Organizations these days spend a great deal of time trying to determine the best way to become more innovative. So how can we ensure the best possible outcome for the new TSA Innovation Task Force announced by Administrator Neffenger?
TSA Administrator Peter Neffenger has challenged his organization to envision the Transportation Security Administration as an “integrated whole.” This will require a grand strategy to ensure that our security capabilities outpace the threats over time.
The last several months have been tough for the flying public, and we have an industry, Congress, and Administration looking to reform aviation security, and it’s time to do some thinking. We have the opportunity to transform our aviation security system in ways that will enhance its efficiency, reliability, and sustainability.
Recently, I had the opportunity to participate in an experiment to test biometric technologies in an airport setting for the DHS AEER program . Here’s how it went.
TSA says there is no statistical difference in customer service between federal airport screeners and private contractors. Confirming or rejecting this statement takes data. So all we need to do is compare TSA data with contractor data, right? It’s not that simple, even though it should be.
By Max Skalatsky
TSA is looking for ways to improve it’s airport screening processes and throughput. What TSA should do is think of screening in a different way: focus on the bottleneck problem at airports with much better strategic and operational processes.
Given all of the recent controversies related to operational problems at TSA and the Department of Veterans Affairs, there has been a lot of talk about something that is of intrinsic value and practically unquantifiable—time. Unfortunately, timeliness does not appear to be a metric that TSA and VA use to measure their effectiveness.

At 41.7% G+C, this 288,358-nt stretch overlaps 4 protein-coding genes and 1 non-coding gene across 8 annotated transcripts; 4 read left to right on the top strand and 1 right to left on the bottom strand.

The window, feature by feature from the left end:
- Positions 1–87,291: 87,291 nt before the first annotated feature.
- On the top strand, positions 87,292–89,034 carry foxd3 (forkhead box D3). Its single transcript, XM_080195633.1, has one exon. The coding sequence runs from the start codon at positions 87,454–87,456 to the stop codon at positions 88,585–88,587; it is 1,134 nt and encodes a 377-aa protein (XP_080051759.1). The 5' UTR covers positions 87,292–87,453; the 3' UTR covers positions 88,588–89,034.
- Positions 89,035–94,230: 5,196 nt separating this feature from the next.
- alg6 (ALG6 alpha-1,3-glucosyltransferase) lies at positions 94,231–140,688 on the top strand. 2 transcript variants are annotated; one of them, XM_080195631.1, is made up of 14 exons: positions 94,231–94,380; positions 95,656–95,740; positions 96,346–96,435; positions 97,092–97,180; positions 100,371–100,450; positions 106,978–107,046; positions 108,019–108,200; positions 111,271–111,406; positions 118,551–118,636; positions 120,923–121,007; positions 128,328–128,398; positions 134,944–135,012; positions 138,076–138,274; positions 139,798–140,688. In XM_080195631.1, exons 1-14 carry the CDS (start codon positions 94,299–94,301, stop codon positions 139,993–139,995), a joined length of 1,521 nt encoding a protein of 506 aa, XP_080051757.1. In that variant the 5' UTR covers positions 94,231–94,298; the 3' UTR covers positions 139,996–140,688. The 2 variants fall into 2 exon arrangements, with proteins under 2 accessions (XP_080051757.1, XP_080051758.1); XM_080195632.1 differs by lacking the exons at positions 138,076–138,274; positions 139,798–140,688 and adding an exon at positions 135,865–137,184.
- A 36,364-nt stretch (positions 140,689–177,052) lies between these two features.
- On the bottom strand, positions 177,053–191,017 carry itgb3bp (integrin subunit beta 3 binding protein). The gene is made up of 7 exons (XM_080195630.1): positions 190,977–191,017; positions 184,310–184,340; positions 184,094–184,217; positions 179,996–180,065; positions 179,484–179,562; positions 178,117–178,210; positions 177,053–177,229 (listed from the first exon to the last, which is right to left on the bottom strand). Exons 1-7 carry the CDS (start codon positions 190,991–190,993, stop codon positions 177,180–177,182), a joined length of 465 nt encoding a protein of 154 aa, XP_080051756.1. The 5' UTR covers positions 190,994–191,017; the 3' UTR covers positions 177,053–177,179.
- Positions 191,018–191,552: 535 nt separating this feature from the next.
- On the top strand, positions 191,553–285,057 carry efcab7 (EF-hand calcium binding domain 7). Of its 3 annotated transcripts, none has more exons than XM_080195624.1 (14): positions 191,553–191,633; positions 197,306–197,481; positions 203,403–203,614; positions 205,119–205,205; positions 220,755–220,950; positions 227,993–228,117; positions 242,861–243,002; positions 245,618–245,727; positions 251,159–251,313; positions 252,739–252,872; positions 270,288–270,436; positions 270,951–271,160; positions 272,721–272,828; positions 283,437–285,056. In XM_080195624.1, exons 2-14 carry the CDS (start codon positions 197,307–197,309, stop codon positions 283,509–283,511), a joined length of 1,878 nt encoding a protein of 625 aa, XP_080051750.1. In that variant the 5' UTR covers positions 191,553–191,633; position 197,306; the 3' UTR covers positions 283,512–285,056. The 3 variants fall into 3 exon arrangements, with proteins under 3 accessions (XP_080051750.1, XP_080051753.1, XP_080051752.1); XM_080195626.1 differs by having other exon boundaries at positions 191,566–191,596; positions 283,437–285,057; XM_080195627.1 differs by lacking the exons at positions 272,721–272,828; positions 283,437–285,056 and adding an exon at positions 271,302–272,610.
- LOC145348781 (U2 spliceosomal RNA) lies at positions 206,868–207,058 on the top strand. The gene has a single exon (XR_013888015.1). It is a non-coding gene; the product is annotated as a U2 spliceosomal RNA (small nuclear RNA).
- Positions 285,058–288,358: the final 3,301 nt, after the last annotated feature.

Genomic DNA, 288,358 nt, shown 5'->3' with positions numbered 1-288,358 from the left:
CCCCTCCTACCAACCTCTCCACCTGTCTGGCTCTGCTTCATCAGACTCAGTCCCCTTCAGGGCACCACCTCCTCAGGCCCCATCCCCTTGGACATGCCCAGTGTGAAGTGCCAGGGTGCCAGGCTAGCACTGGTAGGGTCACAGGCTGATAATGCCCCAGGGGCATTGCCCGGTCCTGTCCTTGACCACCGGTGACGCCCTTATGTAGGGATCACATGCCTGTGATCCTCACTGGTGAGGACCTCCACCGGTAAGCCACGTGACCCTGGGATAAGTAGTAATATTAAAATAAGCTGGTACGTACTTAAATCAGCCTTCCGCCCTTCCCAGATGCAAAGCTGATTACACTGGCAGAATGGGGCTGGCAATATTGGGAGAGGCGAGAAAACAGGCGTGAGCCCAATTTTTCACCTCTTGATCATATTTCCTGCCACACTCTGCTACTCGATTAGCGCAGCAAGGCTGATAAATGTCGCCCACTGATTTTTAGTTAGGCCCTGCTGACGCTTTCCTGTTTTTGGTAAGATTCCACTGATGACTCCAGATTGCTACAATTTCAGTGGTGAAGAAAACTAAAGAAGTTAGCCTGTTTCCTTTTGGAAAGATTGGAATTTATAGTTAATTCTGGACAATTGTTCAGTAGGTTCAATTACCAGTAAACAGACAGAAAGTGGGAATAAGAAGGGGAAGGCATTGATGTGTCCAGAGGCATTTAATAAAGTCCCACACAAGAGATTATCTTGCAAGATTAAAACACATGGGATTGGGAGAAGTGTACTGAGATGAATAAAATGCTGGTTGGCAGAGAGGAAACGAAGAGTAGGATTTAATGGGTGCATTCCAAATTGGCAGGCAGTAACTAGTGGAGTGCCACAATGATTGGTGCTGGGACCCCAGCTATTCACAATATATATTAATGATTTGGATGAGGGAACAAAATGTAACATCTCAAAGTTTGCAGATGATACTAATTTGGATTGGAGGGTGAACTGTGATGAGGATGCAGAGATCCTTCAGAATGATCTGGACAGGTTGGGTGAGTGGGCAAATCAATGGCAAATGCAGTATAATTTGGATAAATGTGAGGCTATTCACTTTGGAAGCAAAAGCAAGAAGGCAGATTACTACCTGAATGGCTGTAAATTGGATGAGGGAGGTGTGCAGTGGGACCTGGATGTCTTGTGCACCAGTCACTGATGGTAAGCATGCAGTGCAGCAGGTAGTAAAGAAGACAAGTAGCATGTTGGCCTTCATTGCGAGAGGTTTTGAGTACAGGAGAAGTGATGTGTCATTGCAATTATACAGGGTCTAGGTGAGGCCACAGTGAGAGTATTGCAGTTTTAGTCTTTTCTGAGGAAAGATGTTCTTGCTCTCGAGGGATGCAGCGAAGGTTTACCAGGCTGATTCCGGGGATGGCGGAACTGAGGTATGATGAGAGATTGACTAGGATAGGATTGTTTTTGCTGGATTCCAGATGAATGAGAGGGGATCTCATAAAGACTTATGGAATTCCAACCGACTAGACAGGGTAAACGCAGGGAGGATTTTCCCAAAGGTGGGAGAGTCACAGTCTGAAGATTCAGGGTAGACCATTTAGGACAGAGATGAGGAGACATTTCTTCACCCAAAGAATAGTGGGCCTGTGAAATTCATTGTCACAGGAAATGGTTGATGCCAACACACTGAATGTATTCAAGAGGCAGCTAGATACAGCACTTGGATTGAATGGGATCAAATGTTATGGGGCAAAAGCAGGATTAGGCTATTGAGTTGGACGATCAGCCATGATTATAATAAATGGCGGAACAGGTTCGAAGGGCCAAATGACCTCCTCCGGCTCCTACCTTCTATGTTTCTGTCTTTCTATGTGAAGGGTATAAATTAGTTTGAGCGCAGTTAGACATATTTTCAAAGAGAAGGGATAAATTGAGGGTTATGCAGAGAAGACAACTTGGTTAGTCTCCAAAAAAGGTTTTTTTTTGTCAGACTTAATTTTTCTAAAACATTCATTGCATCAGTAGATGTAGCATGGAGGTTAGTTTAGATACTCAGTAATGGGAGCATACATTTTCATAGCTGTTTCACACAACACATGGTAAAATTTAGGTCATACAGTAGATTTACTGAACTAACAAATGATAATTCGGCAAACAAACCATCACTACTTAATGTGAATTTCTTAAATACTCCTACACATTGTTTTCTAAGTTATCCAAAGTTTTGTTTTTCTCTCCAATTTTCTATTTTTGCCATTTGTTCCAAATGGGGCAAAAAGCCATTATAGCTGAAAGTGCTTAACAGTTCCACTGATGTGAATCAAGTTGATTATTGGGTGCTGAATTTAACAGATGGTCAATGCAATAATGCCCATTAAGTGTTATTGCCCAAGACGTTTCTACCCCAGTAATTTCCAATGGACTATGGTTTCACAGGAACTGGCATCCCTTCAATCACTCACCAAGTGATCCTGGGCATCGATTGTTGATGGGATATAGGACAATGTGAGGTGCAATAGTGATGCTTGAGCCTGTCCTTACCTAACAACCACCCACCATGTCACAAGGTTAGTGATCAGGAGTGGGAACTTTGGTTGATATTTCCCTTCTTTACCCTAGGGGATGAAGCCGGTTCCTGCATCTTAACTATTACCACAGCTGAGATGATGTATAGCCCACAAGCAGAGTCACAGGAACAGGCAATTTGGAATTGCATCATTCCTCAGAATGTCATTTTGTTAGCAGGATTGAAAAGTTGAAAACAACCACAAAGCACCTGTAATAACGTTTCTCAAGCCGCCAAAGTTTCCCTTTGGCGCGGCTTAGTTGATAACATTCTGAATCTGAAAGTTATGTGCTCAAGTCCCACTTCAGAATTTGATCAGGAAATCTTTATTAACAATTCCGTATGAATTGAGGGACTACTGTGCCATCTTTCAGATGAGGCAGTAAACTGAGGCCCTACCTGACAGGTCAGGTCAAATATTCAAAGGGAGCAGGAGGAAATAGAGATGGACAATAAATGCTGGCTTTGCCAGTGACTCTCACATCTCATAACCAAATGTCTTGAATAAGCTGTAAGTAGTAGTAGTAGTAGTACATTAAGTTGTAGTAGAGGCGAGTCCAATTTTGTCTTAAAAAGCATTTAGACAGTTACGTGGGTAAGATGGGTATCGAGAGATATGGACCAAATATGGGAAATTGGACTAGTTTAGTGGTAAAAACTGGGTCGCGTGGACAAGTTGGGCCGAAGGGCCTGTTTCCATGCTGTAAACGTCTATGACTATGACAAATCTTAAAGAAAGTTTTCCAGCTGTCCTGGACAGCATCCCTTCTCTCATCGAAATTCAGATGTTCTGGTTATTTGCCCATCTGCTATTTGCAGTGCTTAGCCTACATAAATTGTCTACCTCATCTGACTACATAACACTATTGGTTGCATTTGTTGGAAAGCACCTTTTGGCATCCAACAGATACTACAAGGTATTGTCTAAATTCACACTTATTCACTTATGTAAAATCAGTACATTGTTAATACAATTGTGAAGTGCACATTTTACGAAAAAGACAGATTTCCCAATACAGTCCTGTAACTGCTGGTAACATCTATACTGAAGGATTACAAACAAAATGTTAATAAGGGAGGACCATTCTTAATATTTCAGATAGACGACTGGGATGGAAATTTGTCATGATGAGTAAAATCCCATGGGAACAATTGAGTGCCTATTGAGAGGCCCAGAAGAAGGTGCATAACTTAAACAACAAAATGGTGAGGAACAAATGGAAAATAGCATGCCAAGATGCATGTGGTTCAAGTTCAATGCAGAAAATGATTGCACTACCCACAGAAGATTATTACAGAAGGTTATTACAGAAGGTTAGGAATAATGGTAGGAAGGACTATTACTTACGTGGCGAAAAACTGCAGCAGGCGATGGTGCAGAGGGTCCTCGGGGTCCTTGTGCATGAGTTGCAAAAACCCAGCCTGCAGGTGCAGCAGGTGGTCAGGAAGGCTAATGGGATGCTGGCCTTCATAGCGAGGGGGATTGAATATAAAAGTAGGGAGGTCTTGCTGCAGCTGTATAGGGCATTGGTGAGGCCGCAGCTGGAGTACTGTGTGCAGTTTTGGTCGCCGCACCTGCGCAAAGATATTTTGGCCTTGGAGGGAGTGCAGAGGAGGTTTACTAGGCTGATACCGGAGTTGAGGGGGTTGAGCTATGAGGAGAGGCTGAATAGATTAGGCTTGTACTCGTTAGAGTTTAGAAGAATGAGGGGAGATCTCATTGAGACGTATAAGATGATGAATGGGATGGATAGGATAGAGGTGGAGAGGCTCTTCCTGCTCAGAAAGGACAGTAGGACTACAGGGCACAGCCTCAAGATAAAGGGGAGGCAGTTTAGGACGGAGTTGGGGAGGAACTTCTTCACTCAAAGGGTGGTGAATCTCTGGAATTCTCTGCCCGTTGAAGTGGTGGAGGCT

The long lines at airport security checkpoints across the country are not just frustrating travelers but encouraging people to use statistically more dangerous modes of transportation, which has cascading social and economic costs. Improving wait times is not just about aviation security.
The announcement that TSA replaced former Assistant Administrator for Security Operations Kelly Hoggan got a lot of national attention. It might lead one to conclude that the recent “blame and shame” efforts of some members of Congress threatening TSA Administrator Peter Neffenger’s tenure in office had worked. If anyone came to that conclusion, however, they would be wrong.
By Mike Martin
Checkpoint wait times at U.S. airports continue to grow, but TSA may not be the only to blame. Since 2009, the volume of air travelers has increased faster than TSA’s funding, and unfunded congressional mandates are taxing TSA’s already insufficient budget.